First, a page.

I’ve been writing about telecoils and looped things for a long time now. So has almost every hearing health advocate I know, especially the indomitable Dr. Juliette Sterkens.
Why do we keep shouting and writing about it? Because we’re passionate about their beneficial, positive impact on our quality of life. Because too many hearing care providers still pooh-pooh telecoils as a important, even necessary, communication tool.
It’s old technology, they say.
To this I responds, “Yeah, so’s the wheel, but it’s still getting us where we want to go!”
Telecoils work. They connect us to the world with rich and beautiful sound, not through soundwaves that are vulnerable to distortion when they reach our hearing system, but through simple brilliant, technology. I get teary just thinking about the telecoils in my hearing aid and cochlear implant.
Don’t get me wrong, Bluetooth is fabulous but it doesn’t fill all the communication gaps. I can’t use a landline with it. I can’t listen to a lecturer in a large hall or a show in a theatre or understand the person behind the counter in my hearing clinic with Bluetooth. These are all things I can do in a looped environment through my telecoil-equipped hearing aids.
Both the Hearing Loss Association of America (HLAA) and the Canadian Hard of Hearing Association (CHHA), as well as associations in other world areas, are putting serious weight behind the promotion of hearing loops and telecoils. But a few things have to happen to make it all work.
- A hearing loop must be installed in a space and appropriately advertised. Therefore, venues must first understand how a hearing loop makes their space accessible to more people – their clients, patients, parishioners, etc.
- People with hearing loss must know about telecoils. Therefore, hearing care professionals must encourage telecoil-equipped hearing aids with telecoils for their clients.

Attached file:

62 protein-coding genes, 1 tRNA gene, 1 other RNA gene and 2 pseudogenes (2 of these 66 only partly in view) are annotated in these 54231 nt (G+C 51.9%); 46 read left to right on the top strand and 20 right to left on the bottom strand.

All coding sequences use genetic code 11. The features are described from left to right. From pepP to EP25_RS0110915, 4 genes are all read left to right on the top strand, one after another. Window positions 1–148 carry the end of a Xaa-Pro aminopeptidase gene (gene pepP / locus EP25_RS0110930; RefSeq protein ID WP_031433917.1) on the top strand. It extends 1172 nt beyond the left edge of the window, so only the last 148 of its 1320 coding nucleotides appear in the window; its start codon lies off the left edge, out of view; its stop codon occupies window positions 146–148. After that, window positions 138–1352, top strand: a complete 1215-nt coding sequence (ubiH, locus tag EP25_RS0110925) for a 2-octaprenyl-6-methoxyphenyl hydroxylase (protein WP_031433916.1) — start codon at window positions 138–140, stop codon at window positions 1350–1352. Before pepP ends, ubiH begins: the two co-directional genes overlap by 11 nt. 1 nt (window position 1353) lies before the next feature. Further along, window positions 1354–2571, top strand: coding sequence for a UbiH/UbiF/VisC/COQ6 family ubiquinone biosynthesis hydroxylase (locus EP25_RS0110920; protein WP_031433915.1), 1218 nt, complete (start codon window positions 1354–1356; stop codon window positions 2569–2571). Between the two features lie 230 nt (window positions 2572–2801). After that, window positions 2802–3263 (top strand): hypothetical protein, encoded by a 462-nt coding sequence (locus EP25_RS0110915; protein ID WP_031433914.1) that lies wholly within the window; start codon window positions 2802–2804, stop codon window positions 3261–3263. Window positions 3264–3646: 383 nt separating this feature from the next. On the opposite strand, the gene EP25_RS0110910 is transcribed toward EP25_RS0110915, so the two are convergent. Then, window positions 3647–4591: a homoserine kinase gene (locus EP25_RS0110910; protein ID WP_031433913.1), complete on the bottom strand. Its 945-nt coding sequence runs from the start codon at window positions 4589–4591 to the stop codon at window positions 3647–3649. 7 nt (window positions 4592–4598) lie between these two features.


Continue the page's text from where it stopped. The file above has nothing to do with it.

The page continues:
- Hearing aid/telecoil users must know where they can access a hearing loop, i.e., in their banks, theatres, churches. And when they use one, they should let others know about it.
And here’s exciting news! In a long overdue benefit for telecoil users. Google Maps has recently begun adding hearing loops—alongside wheelchair access—as an accessibility attribute within Google Maps business profiles. Try the app, use the loop and share the good news. This website article tells you how to use this great service.
If you are not already using telecoil, read about it and learn where you can use it and how it will improve your life. Talk to your hearing care professional (HCP) about it.
If you are already a telecoil user, you can still talk to your HCP to help broaden awareness. Ask them if they promote the use of telecoils with other clients (and if they give you the “it’s old technology” line, consider a new provider). Ask them to hold hearing loop demos in their offices and encourage their support in promoting the installation of hearing loops in their communities.
This HLAA Hearing Loop Toolkit is a valuable resource: https://www.hearingloss.org/programs-events/get-hearing-loop/hearing-loop-toolkit/
Telecoils and hearing loops are used around the world. Little ones in your own living room. Big ones in big halls and theatres. Your phone, your bank, anywhere.
Telecoils are crucial to my hearing happiness – what about yours?